No personal offense intended,
        Peace

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      • Java says:

        You continue to attribute a lot of things to me that simply aren’t correct. You may say “no personal offense,” but you’re still making a lot of assumptions.

        I don’t expect that I’ll change your mind–in fact, I doubt that I could–but I encourage you to seek out and research some of what is being said by the black community. I cannot speak for them, but nothing that I have heard recently has even come close to hatred for whites or a call for revenge. Please, go out and listen to black voices, hear their struggles, consider their requests. It will sound angry, it may sound like criticism, but that is how we grow.

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  • XPTom says:

    Small irony the 2nd item in my inbox this morning was for a 20% discount on T-shirts from the ill fated Woodstock 50. A timely reminder of when I thought I was going to both the thing in New York and the thing in the desert. Stuff happens. Our problems aren’t fatal…….. unless we rationalize that we need to reinvent the culture and print T-shirts.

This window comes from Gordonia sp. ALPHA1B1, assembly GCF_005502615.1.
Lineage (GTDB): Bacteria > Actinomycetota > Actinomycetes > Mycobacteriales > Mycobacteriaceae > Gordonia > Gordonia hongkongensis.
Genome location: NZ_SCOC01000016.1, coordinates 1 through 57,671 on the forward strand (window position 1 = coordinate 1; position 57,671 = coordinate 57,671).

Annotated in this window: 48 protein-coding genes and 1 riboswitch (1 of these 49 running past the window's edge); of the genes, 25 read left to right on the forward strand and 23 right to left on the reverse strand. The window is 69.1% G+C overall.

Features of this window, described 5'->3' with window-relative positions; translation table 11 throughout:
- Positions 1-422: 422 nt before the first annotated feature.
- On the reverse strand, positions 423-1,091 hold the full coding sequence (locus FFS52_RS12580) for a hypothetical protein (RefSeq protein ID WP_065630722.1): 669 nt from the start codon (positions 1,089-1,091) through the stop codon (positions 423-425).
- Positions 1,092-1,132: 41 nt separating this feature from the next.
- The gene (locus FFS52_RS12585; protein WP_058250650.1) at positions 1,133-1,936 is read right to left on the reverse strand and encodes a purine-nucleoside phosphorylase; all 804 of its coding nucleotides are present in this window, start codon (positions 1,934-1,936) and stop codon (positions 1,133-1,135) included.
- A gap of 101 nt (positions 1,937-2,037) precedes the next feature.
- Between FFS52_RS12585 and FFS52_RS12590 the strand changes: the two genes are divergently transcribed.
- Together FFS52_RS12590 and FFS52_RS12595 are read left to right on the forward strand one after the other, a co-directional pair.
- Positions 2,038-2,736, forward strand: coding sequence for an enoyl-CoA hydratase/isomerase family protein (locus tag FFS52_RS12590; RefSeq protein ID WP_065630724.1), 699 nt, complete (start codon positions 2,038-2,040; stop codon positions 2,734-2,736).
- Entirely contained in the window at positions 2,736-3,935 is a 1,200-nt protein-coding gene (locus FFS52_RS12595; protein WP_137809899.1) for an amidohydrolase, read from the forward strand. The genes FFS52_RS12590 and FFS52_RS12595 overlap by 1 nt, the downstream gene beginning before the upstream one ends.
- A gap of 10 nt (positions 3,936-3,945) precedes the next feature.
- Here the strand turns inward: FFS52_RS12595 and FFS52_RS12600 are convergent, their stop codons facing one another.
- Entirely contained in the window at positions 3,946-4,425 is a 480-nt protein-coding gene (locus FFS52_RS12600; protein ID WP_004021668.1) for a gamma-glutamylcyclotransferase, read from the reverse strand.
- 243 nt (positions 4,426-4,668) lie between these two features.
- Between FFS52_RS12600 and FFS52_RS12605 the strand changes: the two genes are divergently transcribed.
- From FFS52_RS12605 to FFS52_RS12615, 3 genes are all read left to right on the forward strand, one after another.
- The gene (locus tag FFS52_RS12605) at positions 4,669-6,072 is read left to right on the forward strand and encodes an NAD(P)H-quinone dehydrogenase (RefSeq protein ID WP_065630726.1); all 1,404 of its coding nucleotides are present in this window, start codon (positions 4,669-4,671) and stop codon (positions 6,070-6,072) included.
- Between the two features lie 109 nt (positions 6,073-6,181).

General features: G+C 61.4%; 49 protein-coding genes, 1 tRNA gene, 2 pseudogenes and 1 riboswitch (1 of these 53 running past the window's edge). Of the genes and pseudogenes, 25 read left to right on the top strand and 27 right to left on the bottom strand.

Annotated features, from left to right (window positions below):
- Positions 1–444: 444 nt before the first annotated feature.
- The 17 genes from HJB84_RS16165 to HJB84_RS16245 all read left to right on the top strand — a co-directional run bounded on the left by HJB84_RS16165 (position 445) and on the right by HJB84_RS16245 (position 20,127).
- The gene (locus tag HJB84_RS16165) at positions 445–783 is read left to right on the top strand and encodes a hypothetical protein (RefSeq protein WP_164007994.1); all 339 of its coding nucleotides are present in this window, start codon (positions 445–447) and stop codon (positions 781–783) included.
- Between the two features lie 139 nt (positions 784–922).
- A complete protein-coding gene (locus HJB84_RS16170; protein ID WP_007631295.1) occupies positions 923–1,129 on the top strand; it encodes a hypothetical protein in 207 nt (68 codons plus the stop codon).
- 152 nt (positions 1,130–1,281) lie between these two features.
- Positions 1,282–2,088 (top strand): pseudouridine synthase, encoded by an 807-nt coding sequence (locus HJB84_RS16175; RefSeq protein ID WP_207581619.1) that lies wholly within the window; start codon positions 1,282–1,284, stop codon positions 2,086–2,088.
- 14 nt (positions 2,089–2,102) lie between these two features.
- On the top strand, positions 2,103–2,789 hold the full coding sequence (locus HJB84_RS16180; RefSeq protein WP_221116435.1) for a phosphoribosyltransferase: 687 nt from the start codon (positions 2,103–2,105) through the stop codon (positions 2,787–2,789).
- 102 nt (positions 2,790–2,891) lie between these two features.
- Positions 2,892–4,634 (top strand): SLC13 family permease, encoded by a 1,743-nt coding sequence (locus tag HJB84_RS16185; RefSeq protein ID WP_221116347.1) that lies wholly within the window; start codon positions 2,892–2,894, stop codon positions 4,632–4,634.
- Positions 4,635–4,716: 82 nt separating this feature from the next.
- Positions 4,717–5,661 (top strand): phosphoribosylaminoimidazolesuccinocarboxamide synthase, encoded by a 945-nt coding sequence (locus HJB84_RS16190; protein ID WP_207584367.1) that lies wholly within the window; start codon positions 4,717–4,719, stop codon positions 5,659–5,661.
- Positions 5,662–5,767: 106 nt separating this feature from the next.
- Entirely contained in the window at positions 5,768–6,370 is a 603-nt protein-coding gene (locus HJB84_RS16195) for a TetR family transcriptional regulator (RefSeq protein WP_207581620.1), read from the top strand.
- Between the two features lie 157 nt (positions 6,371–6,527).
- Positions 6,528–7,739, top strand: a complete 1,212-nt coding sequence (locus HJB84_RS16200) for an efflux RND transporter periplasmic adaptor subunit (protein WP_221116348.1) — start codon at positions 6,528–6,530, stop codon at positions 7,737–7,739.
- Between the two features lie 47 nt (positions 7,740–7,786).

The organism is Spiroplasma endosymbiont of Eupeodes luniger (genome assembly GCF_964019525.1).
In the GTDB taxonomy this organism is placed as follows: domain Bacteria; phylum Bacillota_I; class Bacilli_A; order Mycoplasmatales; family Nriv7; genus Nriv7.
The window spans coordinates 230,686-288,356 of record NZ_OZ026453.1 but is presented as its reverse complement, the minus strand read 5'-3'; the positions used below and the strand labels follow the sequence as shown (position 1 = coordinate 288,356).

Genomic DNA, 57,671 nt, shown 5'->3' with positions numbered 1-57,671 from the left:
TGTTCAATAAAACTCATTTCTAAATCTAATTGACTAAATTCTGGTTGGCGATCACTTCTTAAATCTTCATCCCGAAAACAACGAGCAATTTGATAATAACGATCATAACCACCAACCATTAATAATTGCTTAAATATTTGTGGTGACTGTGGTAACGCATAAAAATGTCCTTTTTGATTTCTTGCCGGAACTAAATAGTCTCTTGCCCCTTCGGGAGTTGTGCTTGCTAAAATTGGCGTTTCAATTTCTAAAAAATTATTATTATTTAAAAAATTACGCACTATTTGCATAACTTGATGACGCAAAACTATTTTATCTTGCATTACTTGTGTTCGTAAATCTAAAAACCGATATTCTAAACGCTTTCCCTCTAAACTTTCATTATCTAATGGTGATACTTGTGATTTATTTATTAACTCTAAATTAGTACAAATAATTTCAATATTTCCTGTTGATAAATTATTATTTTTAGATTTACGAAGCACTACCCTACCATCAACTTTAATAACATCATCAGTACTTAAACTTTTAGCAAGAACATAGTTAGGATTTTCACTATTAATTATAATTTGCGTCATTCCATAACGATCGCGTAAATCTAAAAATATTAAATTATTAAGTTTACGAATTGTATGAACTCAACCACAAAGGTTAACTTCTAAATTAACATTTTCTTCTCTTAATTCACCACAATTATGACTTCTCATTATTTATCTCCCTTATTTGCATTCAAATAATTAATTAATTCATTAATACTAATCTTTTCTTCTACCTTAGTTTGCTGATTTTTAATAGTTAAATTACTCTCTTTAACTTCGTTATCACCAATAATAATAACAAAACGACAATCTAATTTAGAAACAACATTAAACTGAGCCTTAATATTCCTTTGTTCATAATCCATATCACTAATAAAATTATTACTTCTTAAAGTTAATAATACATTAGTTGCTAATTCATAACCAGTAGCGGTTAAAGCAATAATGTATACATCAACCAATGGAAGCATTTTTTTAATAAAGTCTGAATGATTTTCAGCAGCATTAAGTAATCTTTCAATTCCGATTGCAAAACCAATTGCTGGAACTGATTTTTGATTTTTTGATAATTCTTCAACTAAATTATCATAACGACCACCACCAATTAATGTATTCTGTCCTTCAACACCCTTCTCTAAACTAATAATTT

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  • OREO TV says:

    Made me delighted with your work best wishes OREO TV

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  • Simba says:

    Does anyone know why we haven´t seen a 2019 Moop Map yet? I find this very weird, considering it´s been a very important document in previews years. When are we going to see it?

    Would love some comments on this.

    Report comment